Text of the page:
Community halls 'not commercial entities'
Community halls should not be considered commercial entities, according to Wagstaffe-Killcare Community Association outgoing president Ms Peta Colebatch.
The community needed to watch Central Coast Council's community facilities review to ensure that onerous charges are not placed up them for hall licences, she said.
The association operates a hall successfully with a full range of regular activities during the week and weekend celebrations and community group activities.
She said they did not want council to require expensive additions or to impose a restricted range of licence fees which would significantly affect what the association needed to charge community groups for their use of the hall.
"The hall services us all and it would be a retrograde step to consider it as a commercial undertaking," Ms Colebatch said.
"The hall was built by volunteer labour, its upgrades have been paid for by the community, and volunteers work long and hard to maintain it.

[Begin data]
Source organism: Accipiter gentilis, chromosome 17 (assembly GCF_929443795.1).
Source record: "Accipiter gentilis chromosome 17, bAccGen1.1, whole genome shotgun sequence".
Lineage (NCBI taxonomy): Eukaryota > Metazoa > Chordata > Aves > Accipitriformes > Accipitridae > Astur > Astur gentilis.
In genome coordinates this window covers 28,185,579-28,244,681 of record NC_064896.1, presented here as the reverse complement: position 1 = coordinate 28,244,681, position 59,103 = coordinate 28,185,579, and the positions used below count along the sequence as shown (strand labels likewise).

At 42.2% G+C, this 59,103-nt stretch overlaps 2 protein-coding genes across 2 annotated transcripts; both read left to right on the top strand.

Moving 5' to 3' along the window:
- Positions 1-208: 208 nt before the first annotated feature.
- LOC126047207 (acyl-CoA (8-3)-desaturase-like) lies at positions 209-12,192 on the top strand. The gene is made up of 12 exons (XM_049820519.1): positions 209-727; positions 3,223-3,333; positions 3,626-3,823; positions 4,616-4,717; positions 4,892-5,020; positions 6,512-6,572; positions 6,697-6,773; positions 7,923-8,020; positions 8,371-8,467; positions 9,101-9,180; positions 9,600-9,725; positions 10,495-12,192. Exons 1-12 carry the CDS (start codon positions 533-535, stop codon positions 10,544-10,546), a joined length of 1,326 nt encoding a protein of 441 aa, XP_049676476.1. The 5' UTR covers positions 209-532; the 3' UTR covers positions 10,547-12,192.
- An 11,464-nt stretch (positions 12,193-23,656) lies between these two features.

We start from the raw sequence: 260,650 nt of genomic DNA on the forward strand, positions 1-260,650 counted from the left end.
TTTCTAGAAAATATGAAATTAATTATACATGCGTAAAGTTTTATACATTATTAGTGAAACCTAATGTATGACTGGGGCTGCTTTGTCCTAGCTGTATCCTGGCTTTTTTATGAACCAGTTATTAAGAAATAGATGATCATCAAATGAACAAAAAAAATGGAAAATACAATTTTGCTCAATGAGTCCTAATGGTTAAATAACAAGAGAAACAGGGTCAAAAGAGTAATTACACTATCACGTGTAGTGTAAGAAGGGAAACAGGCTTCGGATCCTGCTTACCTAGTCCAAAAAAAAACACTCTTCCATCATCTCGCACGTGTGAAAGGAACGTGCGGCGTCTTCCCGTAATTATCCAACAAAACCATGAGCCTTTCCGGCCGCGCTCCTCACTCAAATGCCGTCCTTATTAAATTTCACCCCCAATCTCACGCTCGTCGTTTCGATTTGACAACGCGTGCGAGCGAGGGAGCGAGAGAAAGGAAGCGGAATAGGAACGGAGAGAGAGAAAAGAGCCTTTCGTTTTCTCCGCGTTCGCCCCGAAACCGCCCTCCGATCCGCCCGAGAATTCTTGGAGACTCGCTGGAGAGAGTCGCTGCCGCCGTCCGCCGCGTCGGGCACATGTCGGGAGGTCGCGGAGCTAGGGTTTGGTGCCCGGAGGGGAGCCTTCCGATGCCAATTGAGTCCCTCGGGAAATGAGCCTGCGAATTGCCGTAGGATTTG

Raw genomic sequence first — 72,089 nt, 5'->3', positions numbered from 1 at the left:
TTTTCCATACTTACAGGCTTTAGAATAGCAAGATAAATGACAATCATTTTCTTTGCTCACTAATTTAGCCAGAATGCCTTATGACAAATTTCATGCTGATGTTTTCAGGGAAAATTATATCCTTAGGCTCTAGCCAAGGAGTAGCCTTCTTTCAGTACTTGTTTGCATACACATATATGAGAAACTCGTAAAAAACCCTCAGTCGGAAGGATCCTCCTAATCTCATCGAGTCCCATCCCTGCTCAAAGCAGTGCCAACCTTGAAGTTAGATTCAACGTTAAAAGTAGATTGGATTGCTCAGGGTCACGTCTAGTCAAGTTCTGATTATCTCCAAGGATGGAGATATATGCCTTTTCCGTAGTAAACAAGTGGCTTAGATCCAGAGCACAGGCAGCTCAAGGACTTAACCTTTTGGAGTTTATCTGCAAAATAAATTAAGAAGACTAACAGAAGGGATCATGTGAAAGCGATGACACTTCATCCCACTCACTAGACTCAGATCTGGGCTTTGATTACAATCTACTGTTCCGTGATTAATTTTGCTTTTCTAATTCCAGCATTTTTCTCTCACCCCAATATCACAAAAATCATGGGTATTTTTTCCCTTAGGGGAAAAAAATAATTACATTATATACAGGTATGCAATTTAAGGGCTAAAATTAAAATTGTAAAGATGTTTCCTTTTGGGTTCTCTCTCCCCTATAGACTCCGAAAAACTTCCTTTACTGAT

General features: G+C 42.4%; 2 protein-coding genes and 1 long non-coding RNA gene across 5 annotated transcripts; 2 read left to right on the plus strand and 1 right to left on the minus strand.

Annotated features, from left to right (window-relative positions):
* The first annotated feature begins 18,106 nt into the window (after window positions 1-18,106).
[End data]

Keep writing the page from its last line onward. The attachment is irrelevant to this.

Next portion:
"It should not be considered as a commercial entity by Council."
In September last year the Mayor, Cr Jane Smith, led a decision in council to review how council manages its 280 community facilities comprising halls, neighbourhood centres, senior citizens centres, libraries, child care centres, sporting and surfing clubs.
At the time she said leases, licences and charges had been criticised by community groups so she wanted council to establish a working party to review the situation.
Broader community consultation began in April via council's Have Your Say engagement hub with an online survey open to anyone.
A draft community facilities framework and policy is expected to be presented to Council in late 2019.
Newsletter, 1 June 2019
Peta Colebatch, WTKCA
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